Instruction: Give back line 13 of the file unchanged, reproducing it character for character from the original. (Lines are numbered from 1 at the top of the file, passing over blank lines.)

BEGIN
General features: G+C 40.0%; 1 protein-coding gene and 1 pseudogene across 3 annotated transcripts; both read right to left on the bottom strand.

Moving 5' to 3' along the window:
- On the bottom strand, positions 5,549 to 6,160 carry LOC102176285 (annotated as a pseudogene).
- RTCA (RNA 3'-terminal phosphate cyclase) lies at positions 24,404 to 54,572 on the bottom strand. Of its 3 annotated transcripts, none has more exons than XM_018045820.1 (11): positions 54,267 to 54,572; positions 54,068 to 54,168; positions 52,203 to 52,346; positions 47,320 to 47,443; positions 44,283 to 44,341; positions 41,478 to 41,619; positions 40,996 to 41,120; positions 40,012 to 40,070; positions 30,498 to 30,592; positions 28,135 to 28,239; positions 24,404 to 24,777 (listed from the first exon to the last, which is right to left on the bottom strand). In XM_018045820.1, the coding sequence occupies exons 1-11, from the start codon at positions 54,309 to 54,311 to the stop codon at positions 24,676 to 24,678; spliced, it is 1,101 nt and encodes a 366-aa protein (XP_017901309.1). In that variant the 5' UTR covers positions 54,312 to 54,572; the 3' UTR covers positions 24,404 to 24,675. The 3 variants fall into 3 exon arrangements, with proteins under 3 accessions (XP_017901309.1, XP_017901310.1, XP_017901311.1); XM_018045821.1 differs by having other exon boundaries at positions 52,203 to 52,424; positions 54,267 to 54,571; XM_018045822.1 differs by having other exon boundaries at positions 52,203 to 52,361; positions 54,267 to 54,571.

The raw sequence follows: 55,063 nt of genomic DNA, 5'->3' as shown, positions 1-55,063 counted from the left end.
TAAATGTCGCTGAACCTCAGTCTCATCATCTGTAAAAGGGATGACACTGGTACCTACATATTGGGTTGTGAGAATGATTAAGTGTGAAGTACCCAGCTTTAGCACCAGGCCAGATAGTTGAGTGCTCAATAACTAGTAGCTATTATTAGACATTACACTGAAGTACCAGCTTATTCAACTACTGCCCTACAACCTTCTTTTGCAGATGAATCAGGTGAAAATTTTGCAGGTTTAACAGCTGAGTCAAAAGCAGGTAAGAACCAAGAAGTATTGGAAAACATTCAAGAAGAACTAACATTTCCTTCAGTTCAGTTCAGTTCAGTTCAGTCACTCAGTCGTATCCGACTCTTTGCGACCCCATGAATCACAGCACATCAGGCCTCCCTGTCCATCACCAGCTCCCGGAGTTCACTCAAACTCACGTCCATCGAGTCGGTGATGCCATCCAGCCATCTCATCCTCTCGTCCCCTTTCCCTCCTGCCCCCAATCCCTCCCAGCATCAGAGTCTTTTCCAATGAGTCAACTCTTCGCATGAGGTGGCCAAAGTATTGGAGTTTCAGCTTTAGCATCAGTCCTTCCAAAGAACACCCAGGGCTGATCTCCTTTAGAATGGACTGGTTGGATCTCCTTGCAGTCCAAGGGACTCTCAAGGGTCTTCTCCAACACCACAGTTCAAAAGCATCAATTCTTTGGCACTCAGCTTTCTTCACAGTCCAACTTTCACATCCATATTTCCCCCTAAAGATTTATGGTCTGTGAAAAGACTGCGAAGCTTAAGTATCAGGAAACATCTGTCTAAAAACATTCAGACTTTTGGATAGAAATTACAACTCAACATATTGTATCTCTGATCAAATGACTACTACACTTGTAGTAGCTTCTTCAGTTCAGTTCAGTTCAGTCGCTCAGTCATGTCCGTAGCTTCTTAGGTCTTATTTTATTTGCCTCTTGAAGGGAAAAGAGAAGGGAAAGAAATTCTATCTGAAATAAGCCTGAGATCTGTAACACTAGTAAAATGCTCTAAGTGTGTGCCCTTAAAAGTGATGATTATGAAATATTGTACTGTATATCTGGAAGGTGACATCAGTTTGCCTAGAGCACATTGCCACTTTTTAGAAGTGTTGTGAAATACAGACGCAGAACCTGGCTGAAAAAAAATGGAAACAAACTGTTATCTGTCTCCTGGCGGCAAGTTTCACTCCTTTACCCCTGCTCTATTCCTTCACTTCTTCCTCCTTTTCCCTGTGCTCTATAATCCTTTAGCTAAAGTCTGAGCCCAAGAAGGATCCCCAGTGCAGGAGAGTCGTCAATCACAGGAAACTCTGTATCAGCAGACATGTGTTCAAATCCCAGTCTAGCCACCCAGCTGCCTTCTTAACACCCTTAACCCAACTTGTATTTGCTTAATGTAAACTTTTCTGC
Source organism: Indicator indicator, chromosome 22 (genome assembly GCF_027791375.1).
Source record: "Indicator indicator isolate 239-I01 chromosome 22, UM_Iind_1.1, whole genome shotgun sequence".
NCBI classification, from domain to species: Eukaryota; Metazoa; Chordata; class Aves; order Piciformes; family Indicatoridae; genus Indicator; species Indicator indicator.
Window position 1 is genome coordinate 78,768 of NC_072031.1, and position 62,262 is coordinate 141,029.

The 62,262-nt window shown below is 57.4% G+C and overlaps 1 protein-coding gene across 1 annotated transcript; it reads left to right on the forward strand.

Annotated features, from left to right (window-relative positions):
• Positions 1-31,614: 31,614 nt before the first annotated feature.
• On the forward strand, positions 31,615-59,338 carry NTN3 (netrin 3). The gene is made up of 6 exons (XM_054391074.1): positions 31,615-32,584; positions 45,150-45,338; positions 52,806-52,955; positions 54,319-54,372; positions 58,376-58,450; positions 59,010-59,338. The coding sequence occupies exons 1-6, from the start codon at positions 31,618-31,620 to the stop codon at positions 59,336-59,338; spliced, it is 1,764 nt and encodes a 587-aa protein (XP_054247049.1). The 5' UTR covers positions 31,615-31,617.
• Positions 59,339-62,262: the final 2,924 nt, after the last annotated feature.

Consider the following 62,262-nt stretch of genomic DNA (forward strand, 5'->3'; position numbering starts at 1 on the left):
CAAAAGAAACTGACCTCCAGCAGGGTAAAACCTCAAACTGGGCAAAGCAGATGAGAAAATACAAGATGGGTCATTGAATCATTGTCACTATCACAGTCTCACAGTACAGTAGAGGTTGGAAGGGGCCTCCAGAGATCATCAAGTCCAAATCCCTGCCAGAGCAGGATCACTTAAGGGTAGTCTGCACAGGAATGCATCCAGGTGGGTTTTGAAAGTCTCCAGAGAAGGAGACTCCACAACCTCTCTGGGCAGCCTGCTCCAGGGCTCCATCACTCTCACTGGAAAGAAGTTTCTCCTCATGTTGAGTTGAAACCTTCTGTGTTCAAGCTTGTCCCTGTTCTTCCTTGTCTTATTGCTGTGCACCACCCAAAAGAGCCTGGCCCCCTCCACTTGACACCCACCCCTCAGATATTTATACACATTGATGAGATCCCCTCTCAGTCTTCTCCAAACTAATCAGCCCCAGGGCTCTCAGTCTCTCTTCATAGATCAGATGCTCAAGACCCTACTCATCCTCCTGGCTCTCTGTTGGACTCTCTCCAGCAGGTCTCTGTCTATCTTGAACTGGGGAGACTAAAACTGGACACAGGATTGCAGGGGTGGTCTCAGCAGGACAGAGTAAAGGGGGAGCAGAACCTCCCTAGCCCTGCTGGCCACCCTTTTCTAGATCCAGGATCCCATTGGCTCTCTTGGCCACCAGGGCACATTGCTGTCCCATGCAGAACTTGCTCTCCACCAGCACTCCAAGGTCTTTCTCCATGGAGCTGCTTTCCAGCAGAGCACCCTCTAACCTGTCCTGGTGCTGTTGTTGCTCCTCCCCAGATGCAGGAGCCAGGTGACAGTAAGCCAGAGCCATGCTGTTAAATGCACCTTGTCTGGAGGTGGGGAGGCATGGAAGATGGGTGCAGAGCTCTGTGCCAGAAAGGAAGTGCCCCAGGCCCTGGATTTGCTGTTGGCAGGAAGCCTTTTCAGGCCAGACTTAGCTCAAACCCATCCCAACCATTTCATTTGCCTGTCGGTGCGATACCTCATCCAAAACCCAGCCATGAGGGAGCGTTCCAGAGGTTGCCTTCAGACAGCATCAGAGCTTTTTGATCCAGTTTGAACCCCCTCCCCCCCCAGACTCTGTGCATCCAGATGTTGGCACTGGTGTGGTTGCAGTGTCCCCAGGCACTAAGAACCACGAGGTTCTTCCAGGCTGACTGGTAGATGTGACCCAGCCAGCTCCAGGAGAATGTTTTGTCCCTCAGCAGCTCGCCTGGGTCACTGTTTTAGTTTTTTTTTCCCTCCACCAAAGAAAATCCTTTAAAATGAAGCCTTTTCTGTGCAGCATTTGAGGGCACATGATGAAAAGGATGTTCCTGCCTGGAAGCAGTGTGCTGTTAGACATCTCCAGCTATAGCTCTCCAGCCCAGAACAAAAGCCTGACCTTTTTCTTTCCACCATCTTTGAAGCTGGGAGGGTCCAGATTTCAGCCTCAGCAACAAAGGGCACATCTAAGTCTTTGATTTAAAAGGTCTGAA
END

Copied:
• Positions 1-31,614: 31,614 nt before the first annotated feature.